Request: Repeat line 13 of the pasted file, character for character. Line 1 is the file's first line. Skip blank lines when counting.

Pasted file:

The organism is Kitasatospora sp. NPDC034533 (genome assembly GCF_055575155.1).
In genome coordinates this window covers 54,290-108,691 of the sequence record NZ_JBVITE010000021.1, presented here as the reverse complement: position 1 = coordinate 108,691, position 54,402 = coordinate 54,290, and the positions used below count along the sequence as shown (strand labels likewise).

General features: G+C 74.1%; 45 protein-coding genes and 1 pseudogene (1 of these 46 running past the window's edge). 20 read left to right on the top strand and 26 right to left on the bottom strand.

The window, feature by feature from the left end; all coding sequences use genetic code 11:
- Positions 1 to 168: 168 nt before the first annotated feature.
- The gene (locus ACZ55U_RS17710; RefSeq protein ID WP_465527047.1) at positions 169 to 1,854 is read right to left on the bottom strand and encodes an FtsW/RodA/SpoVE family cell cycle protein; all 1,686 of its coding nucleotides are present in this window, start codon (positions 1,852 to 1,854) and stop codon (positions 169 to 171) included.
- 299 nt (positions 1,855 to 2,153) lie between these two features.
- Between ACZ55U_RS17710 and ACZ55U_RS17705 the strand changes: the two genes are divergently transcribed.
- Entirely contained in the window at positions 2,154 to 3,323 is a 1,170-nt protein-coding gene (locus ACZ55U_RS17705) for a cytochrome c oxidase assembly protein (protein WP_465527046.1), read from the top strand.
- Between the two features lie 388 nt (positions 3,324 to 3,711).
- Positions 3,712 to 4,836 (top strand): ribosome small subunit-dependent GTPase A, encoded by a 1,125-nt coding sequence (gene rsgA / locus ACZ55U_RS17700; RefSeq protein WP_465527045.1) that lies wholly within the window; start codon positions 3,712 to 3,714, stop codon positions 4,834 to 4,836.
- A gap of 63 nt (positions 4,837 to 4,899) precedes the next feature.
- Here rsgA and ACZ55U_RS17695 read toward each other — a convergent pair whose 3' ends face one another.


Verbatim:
- Here rsgA and ACZ55U_RS17695 read toward each other — a convergent pair whose 3' ends face one another.